But Matteo Legrenzi, of St. Antony’s College, Oxford University says while, “There is still an understandable tendency in Saudi Arabia to protect their putative industries that were developed at a huge cost in past decades, other more flashy items, like the liberalisation of pork imports and such, that are often in the news, appear to me of negligible importance. The real issue is subsidy to local industries,” says Legrenzi.
Changes in the insurance sector and legal system that do not conform to Sharia are also sticking points. “The WTO has been demanding from the Saudi side to modernise their legal system and bring it to par with international standards and also demanding the development of the regulatory framework,” explained Said Al Shaikh, chief economist at Saudi Arabia’s largest bank, National Commercial Bank. “They have insisted on the opening of more sectors of the economy and are not happy about the exclusion list that put 19 sectors in the negative list.”

The WTO also wants the kingdom to end the sole agency rules for the wholesale and retail sectors. “One of the more prevalent issues in the region is the idea of commercial agencies, whereby in order to be a commercial agent, for example in the UAE, the law stipulates that you must be a 100% owned company or a UAE national,” says Mona Ashour, attorney at Al Tamimi and Co. “There is a lot of debate over this as the law is in contradiction to the WTO. It puts a barrier on trade. But for the UAE and other Gulf countries, they do not have the obligation to delete those barriers because in their schedule of commitments they did not make the commitment at the time they joined the WTO. That is why they can get away with having this law still,” Ashour added. How this will be resolved and how the negotiations will play out, in the case of Saudi Arabia, remains to be seen.

The kingdom stands to benefit overall when it joins the WTO. In the short term, there are certain industries and companies that are not equipped to compete with international companies once subsidies and tariffs are removed. It will be very difficult for certain industries to compete with international players. “To resolve that, maybe there have to be some safety nets to help those industries to go through that process,” says Said Al Shaikh.

In the medium to long term, however, WTO membership will encourage Saudi companies to be more efficient, to diversify their products and services and in order to exist, they will have to make some gains in efficiency and explore regional and international markets, says Al Shaikh. “The consumer will benefit because they will have access to goods and services at cheaper prices, and the Saudi producer will be more attentive to consumers because of the international players,” explains Al Shaikh.

Saudi producers would have fewer obstacles in international markets once the kingdom joins the WTO. “If we look at the petrochemicals and aluminium that Saudi Arabia exports, once the kingdom is a member of the WTO, it will be able to demand the removal of barriers to their products in those markets of countries that are members of the WTO, but they cannot demand that now because they are not a member of the club,” says Al Shaikh.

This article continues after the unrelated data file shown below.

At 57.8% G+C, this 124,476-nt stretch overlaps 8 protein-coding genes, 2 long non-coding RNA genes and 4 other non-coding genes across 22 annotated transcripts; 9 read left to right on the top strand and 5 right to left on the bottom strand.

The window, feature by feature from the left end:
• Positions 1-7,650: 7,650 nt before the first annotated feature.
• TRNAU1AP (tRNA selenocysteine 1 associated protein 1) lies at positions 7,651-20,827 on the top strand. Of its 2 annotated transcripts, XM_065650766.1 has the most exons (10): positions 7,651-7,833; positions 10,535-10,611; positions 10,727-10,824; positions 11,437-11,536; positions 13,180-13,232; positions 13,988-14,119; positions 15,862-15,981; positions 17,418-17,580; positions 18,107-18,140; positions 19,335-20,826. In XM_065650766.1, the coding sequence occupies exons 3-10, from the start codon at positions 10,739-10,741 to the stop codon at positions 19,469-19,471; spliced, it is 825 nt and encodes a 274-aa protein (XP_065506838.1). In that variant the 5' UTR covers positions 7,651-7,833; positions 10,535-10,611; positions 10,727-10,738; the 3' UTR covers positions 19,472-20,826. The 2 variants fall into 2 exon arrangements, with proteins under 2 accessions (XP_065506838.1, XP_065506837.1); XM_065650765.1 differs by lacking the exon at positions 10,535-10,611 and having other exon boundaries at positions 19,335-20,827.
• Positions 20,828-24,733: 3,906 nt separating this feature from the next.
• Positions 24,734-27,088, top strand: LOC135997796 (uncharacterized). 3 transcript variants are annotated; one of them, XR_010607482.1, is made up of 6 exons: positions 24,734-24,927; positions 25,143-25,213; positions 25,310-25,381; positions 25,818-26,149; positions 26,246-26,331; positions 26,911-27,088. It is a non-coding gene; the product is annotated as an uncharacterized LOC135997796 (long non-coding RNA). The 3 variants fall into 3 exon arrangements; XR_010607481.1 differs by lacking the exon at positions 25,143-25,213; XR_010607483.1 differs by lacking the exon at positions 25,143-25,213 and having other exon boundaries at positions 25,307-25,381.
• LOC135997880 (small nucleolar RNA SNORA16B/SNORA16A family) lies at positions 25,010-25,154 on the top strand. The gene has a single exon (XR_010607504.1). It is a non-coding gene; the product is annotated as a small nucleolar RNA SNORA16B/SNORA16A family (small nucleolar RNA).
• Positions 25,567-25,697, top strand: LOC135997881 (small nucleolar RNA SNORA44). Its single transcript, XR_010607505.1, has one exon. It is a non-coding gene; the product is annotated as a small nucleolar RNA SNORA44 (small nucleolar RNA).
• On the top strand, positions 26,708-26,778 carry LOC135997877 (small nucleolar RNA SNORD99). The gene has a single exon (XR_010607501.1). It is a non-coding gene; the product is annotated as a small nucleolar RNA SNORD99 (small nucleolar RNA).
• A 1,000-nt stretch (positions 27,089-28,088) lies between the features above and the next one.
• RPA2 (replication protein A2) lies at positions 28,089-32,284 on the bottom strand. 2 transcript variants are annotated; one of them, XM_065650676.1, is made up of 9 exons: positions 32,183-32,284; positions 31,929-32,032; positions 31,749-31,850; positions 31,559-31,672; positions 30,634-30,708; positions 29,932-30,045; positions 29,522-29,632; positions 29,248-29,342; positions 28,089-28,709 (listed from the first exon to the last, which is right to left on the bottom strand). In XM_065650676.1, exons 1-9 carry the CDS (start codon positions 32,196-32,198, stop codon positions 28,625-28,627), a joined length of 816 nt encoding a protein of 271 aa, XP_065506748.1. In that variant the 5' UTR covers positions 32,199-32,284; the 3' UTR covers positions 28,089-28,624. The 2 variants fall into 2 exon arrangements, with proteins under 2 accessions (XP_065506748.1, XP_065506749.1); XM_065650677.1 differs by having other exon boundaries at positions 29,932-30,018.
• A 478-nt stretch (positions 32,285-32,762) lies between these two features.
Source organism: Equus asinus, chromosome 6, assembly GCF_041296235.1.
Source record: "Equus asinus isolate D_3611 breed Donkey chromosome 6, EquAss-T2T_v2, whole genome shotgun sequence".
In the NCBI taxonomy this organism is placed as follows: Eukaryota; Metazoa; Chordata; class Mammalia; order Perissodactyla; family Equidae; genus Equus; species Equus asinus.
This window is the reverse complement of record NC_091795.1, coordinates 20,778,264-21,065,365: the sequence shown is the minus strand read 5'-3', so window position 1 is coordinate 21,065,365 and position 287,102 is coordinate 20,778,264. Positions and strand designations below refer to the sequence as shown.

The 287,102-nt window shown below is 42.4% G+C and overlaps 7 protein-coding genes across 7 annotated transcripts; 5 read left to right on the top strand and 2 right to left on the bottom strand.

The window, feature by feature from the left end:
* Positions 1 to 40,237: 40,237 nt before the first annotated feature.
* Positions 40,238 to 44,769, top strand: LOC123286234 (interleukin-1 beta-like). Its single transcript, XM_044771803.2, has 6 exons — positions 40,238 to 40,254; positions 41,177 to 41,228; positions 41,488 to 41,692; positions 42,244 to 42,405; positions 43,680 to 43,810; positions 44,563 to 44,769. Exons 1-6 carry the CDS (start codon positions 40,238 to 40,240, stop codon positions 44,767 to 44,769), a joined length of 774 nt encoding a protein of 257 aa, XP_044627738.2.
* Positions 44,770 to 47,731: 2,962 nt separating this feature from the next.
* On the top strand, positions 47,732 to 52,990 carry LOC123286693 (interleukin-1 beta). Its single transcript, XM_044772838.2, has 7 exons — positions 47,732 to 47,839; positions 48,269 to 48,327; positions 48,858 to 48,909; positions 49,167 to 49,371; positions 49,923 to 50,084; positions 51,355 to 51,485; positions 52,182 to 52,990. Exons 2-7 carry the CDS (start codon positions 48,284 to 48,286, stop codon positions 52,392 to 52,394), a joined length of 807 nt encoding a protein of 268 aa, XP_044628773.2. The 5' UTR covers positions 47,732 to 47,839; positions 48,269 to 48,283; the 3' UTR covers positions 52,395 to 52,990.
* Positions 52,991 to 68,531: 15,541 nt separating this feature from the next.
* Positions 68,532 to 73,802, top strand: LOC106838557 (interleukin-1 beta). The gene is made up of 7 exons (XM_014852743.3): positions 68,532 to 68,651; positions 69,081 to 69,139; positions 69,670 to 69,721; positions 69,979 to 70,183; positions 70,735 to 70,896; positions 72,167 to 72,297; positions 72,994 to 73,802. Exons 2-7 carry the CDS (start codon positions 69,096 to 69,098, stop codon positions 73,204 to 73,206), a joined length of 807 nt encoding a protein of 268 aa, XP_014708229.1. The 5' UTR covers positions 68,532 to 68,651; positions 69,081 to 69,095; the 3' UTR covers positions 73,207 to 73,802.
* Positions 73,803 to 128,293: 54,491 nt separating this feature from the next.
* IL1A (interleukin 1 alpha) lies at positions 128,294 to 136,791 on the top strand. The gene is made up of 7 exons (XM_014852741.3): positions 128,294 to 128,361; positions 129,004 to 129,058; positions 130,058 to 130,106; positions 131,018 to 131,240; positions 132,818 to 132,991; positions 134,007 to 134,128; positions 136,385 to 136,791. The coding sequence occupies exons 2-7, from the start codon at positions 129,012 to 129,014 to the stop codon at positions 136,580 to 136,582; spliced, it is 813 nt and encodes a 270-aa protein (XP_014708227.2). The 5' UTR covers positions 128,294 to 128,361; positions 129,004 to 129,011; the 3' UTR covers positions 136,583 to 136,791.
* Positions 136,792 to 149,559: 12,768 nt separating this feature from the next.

Currently there is a 6% European Union duty on aluminium exports, but this should be eliminated once the negotiations go through, say analysts. For certain industries, there will be benefits, especially industries that have a high requirement for energy, where Saudi Arabia has a comparative advantage and the kingdom can utilise this advantage to its benefit much more in the future.

If the banking sector were to be open to foreign competition, and international players were able to come and provide services to Saudis, Al Shaikh believes this would increase the level of efficiency in the sector and make local players more attentive to their clients.
“Besides efficiency and the gains to consumers, joining the WTO will eliminate those that are subsidised and will allow the economy to grow faster, provide for a technology transfer and access to expertise and know-how,” Al Shaikh said.

According to Bu Hulaiqa, joining the WTO will boost Saudi exports by 10% per annum. “When it comes to trade, Saudi Arabia is an active party in international trade and the exchange both ways is close to US $ 100 billion,” he says. “The kingdom is investing heavily, not only in oil manufacturing. The total investment in non-oil manufacturing alone is SR50 billion and we believe joining the WTO will give Saudi products a chance to compete in the open market.”

For the GCC, the main benefits of Saudi WTO membership will derive from the negotiating power of the GCC rather than any direct trade gains, says Johnny Abedrabbo, a senior economist at the National Commercial Bank. “WTO accession will provide GCC countries, including Saudi Arabia, expanded market access for their petrochemical industries. Accession will also contribute to an improved regulatory environment and the structure of GCC economies.

One insider in the kingdom, told Arabian Business, “As soon as Saudi joins the WTO, I would expect to see a surge of investment in petrochemical facilities on the part of the big German chemical companies and European oil companies interested in integrating into petrochemicals, which would then be exported to Europe.” For the time being though, the Arab world has little clout in the WTO and the lack of co-operation continues to weaken its collective bargaining power.